Connecting to the Land

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December 1, 2005
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Michael Cohen

It was the Zionist philosopher Ahad Ha’am who said, “More than the Jews have kept the Shabbat, Shabbat has kept the Jews.” One can also say, “More than the Jews have kept the Land of Israel, the Land of Israel has kept the Jews.” It was one of our most important decisions, made at the moment that we were expelled from the Land that we decided to keep that connection to the Land strong. The Romans knew this when they changed the name of the Land from Israel to Palestine hoping to cut that connection.

We made that connection strong by making it tangible, real, and full of meaning. It is not surprising that when the Dali Lama asked to be taught the secret of our maintaining our identity over thousands of years of exile, as he anticipates the exile of the Tibetans will be long as well, he was taught by the rabbis and teachers he met to maintain a real connection with his land.

Tu B’Shevat, is the holiday par excellence that makes that point. It makes no sense to celebrate the planting of trees in the middle of the winter in North America, or Poland, or Moscow, or London for that matter. It does make sense though if you want to be reminded of the climate, the foliage, and the seasons, of the homeland of the Jewish people. We know of no other people in the world who were exiled off their land for more than 150 years and maintained their identity except for the Jewish People. One of the key factors for to maintaining our identity all these years was maintaining our connection to the Land.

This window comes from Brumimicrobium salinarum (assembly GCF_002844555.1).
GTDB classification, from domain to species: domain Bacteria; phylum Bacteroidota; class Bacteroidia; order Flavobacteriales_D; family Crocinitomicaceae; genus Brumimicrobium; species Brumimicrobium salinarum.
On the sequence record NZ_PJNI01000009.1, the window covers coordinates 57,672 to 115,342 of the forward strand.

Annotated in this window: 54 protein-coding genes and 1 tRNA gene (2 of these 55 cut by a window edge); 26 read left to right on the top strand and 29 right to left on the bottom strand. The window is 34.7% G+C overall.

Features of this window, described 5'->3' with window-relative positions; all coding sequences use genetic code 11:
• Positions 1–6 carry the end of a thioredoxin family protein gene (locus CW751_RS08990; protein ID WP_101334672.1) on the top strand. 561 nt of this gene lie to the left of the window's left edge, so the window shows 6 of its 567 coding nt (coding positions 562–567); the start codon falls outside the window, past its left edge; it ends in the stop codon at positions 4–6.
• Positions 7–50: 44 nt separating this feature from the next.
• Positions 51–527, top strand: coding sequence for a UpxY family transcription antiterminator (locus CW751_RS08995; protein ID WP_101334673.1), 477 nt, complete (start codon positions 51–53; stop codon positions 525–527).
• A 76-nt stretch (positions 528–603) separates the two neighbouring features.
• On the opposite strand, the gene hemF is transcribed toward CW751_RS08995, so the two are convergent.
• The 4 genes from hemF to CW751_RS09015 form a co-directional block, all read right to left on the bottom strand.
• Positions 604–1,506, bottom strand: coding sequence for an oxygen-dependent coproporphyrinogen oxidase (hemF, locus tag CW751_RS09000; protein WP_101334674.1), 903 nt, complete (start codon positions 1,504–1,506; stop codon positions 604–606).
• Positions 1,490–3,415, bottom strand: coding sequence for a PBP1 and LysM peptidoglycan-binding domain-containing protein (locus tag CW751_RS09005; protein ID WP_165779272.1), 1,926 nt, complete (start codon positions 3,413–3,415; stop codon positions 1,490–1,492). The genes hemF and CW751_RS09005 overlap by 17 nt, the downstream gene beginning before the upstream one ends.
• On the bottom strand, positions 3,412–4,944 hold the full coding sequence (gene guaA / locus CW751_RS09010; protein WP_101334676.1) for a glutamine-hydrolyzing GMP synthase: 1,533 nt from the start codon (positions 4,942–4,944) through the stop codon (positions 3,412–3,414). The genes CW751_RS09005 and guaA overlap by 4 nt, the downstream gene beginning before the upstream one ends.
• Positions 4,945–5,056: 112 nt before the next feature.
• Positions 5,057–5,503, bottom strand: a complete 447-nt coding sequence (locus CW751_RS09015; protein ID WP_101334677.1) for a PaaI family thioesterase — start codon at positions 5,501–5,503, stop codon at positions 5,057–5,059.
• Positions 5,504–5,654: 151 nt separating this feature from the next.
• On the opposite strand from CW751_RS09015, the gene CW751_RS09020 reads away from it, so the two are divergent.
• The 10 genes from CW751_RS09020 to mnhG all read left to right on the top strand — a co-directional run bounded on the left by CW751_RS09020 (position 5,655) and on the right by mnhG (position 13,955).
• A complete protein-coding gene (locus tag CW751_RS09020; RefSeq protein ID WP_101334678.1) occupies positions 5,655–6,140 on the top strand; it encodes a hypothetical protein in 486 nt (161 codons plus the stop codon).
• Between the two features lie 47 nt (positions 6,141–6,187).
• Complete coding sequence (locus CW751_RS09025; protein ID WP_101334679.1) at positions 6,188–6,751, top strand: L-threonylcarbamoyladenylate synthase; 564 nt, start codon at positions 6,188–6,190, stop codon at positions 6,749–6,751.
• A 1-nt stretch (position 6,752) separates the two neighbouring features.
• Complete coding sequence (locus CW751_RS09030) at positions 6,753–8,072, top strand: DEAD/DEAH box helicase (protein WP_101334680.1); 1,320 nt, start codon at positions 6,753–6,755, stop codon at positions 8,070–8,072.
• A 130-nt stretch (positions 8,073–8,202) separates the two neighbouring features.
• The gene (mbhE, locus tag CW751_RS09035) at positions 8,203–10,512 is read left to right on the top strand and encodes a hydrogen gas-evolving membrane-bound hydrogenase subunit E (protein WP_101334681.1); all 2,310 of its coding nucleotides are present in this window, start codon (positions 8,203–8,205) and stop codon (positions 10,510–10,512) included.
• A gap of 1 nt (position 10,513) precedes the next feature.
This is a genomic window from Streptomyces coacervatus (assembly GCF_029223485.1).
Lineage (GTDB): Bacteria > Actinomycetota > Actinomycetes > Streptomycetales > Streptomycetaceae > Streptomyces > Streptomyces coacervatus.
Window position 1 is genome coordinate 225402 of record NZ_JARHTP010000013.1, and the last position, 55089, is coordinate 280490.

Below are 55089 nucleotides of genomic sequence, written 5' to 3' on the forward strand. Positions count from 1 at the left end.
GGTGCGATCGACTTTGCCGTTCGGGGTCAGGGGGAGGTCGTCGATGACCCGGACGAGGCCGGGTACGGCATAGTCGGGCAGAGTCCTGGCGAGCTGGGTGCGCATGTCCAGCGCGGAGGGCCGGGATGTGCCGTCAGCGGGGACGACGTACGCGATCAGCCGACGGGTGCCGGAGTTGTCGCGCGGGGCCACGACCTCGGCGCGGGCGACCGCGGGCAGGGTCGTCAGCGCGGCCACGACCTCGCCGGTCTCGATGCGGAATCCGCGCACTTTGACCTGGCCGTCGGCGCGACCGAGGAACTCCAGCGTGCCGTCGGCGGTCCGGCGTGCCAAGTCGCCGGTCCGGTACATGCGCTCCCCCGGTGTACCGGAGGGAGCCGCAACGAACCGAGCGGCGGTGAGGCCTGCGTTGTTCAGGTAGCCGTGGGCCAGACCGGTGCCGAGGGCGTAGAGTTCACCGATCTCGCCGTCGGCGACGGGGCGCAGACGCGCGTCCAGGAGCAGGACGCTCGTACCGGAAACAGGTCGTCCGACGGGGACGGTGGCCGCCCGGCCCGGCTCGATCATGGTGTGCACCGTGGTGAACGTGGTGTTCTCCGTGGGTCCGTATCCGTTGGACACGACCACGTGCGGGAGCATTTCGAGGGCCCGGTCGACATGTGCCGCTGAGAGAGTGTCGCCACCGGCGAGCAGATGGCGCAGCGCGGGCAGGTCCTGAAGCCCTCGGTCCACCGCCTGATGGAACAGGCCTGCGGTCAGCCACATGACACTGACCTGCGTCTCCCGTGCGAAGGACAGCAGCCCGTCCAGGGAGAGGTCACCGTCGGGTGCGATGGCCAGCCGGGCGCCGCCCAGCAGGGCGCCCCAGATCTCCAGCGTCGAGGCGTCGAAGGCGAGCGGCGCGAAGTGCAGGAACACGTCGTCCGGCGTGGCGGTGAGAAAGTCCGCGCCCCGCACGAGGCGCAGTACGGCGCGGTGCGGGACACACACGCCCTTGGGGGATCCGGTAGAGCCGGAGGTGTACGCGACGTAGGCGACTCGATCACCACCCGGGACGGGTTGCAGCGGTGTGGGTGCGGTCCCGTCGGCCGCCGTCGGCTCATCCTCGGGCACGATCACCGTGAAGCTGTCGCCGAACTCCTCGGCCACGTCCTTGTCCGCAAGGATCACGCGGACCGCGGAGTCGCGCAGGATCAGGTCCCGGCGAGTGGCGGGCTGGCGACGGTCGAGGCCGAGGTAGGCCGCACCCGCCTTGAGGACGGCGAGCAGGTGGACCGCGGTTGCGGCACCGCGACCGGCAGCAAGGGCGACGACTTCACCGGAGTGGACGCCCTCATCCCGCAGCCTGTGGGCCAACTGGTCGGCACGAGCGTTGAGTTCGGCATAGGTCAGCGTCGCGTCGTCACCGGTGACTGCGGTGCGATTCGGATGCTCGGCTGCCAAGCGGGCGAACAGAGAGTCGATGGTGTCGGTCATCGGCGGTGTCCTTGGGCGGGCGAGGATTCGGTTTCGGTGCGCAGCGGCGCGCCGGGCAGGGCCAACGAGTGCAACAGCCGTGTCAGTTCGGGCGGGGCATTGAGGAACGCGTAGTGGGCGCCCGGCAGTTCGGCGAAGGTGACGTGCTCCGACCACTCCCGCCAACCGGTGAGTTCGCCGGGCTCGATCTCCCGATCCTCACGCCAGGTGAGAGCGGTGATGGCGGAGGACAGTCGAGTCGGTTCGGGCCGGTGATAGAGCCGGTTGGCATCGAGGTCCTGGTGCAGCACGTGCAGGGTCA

We are told that the Land of Israel was assigned to us as a sacred trust. That trust, if we are to take it seriously includes the care of its holy soil, water, air, and animal life. The health of the land is also a good barometer of the health of the Zionist movement. Zionism stands not just for returning the People to the Land, but also the care of that very Land so that the Jewish People may thrive on it. We prayed for almost 2,000 years for the ability to return to her soil. The Land as always calls out to us. The Green Zionist Alliance ( <a href=”http://www.greenzionism.org”>www.greenzionism.org</a> ) is an example of a response to that call. Four years ago it became the first Zionist environmental party to participate in a World Zionist Congress. The GZA is running a slate again in this year’s elections leading up to the 35 th World Zionist Congress in Jerusalem in June, 2006.

When Abraham and Sarah accept the brit (covenant) with God it is directly linked with an everlasting connection to the land of Israel (Gen. 17). That connection includes within it the message of the opening of Genesis and its very strong environmental ethic. That ethic teaches the value the environment has in and of itself (separate from human needs), the goodness of environmental diversity, and the need to care for it.

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Rabbi Michael M. Cohen is the Executive Director of the North American offices of the Arava Institute for Environmental Studies ( www.arava.org ) on Kibbutz Ketura.

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